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Five Ways to Manage Against High Interest Rates

In the dairy industry, we are accustomed to wide swings in milk prices and feed costs, but we haven’t had to worry much about rising interest rates for some time. That changed earlier this year when the Federal Reserve began a series of Fed Funds rate increases to combat high inflation levels. As a result, short term rates have more than doubled this year with the Prime Rate increasing from 3.25% to 7.00 % over an eight-month period. Fixed rates for term loans also increased sharply in response to both inflation and the push from higher short-term rates. While it can feel like interest rates are another area that we can’t control, there are steps that we can take to manage and continue to use debt appropriately to support our dairy business success. These steps can include the following:


Don’t overreact. While the rate increases this year feel dramatic, we were coming off a period of very low rates. Prime rates of 3.25% and fixed rates under 4.0% were exceptionally low. Most farms were able to lock in lower rates on term loans over the past few years to cushion the rate increases this year. Our interest expense costs on farms are still reasonable by historical measures. We are also coming off several profitable years and are in a better financial position to handle this rate cycle.


Manage debt service relative to your production and revenue. On an ongoing basis, we like to see annual principal and interest payments total less than $2.50 per cwt of your milk production. That will help ensure that debt costs don’t eat up too large a share of your milk check. With higher interest rates, we may need to extend amortizations on loans for major capital purchases to lower the annual principal payments.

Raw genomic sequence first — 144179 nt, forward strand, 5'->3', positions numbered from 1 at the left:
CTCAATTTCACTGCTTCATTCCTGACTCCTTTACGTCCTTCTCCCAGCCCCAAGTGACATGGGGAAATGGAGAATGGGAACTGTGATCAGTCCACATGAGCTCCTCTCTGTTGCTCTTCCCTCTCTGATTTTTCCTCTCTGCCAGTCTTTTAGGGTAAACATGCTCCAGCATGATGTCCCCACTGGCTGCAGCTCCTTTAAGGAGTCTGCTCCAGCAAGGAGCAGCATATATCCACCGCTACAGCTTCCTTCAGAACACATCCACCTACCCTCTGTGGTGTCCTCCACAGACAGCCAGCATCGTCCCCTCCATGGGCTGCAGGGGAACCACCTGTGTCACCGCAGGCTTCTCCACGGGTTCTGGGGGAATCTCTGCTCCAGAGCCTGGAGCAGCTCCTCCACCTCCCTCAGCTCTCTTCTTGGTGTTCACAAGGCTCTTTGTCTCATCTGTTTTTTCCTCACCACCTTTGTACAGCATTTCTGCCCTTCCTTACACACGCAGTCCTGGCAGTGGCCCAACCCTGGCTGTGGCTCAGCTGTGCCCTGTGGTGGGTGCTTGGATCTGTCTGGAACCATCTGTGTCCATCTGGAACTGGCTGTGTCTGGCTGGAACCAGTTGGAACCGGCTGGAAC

Analyze projected returns relative to debt service for major investments. Facility expansions or upgrades, robotic dairy and significant land purchases may push annual debt service costs over the $2.50/cwt guideline, particularly with higher interest rates. That may still be supportable but make sure to budget out the expected increases in revenue and cost savings (labor, rent, etc.), increases in expenses (feed, inputs) and the debt service for the purchase. As you prepare your budget, make sure to factor in the potential that not everything may go as well as planned and build in cushion for the unexpected events.


Prioritize capital investments. With higher interest costs, we may not be able to make all the purchases that we would like as fast as we may have previously planned. We want to make sure that we maintain capacity for critical needs (milking parlor updates, facility improvements, feed mixers, etc.). You may need to delay replacement of other items that are not as high-use. Land purchases, in particular, can have a large impact on planning with higher land values and interest rates.


Use caution on loans with prepayment restrictions. We can’t predict with certainty, but there are expectations that rates could drop back in the next few years if the economy slows further and inflation is curbed. We continue to encourage fixing rates on equipment and real estate to offset the risk of further rate increases in the near term. But be cautious in using loans that don’t allow prepayments or conversions if rates do come down in the future. Controlling the short-term costs while maintaining flexibility to reset in the future may be the appropriate strategy today.

Interest rate increases this year are significant and do have an impact on the cost for financing capital investments in the upcoming year and beyond. With that said, we are in better financial position as an industry to handle this swing in interest rates. From a historical perspective, today’s rates are still manageable and there is potential for rates to settle back in the future. We may need to extend out our timeline for major purchases, but we should feel confident continuing to invest in our dairy business with well thought out planning and budgeting.


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VP of Dairy
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